I love maps. I love everything about them, well with the exception of refolding highway maps. I love antique maps, topographic maps, even google maps with all of its inaccuracies. I can study them for hours piecing them together, memorizing. I like knowing where I am at all times. On a first time visit to a new city I will study local maps for hours preparing, even the cheesy tourist ones. I have always liked maps starting as a young child. My father got his pilot’s license when I was twelve and I was his navigator. It was my job to read the charts and lead the way. Geography was one of my favorite subjects and I mourn its absence from the American classroom. Maps are the windows to the world. They show us where we have been, how we got there and where we might yet go.
The last couple of months I have been filling in my New York City brain map, piece by piece adding neighborhoods, subway lines, streets and landmarks to my memories. Each time studying the map before and after to connect it all. One area of Manhattan that had eluded me and still challenged my ability to get my bearings at a moment’s notice: Central Park. I am ashamed to say… I don’t know Central Park. Yes, I know what all the tourists know, the areas that smell of horse or are within spitting distance of the biggies like Columbus Circle, The Plaza Hotel, The Metropolitan Museum of Art and The Natural History Museum. But I don’t know the heart of Central Park. I can’t tell you where to find Alice or how to see Balto, although I can get you to Strawberry Fields.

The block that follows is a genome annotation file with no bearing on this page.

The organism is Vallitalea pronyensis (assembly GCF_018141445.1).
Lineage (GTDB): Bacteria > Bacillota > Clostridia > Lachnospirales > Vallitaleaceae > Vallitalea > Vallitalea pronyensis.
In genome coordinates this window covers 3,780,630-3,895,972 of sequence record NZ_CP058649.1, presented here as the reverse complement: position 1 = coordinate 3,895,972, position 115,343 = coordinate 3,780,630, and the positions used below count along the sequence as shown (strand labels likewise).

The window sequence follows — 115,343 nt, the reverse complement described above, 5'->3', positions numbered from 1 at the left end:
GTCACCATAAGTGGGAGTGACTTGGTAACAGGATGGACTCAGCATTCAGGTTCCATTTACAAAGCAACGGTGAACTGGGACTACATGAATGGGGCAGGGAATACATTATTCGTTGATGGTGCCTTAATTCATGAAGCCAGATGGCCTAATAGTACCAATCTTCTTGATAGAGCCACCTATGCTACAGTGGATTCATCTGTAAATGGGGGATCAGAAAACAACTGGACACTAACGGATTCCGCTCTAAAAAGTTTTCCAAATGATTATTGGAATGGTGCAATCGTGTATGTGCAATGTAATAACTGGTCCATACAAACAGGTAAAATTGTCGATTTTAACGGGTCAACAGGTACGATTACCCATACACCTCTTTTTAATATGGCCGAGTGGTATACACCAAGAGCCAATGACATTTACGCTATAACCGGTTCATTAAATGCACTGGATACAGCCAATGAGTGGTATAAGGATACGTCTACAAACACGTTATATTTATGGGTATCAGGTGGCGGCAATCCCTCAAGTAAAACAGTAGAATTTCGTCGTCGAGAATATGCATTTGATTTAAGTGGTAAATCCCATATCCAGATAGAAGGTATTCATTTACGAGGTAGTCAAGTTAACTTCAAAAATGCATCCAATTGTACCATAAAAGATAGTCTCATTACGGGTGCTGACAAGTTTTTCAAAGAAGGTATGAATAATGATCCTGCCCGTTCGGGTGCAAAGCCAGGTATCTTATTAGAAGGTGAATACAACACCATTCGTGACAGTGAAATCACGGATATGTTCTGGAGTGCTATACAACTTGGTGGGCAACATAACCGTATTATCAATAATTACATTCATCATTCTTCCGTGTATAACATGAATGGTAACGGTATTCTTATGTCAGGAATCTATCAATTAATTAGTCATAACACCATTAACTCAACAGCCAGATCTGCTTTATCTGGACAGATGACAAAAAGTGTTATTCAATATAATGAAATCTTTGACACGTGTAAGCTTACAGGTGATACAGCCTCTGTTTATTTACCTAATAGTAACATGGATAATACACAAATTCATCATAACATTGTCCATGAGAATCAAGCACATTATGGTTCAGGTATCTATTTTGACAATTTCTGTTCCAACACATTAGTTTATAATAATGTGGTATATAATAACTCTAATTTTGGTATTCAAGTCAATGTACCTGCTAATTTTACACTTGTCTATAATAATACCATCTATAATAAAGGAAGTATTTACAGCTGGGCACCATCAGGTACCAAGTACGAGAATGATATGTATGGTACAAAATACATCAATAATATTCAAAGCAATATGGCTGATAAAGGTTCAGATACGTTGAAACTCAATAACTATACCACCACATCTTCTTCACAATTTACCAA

Mission: to learn Central Park.
What better day could there have been to start adding paths to the brain map than Sunday. It was the first true spring day of the season. Warm and with an overwhelming feeling of new life. The need to bust out of the dark little winter caves NYers call home (translation: the average apartment) was contagious and the park was the perfect place to be.
So after a short stop at Laduree for provisions, it was in at 72nd. Life is good, the energy was wonderful, and by the time I exited at Columbus Circle I had added the Boat Basin, the Bethesda Fountain/Terrace and a couple of other Central Park hotspots to my brain map.
May I present to you: Central Park on a glorious Sunday afternoon.
The light was perfect, so it was no wonder that every corner of the Bethesda Terrace was filled with photographers jockeying for position to capture brides, engaged couples and a few babies here and there.
A last winter holdout: life expectancy that of a mayfly destined to be like his brother below.
Yes, New York, our long slow dance with winter is finally over. Time to shed the thick coats and go dance in the park. Welcome Spring, welcome to my map.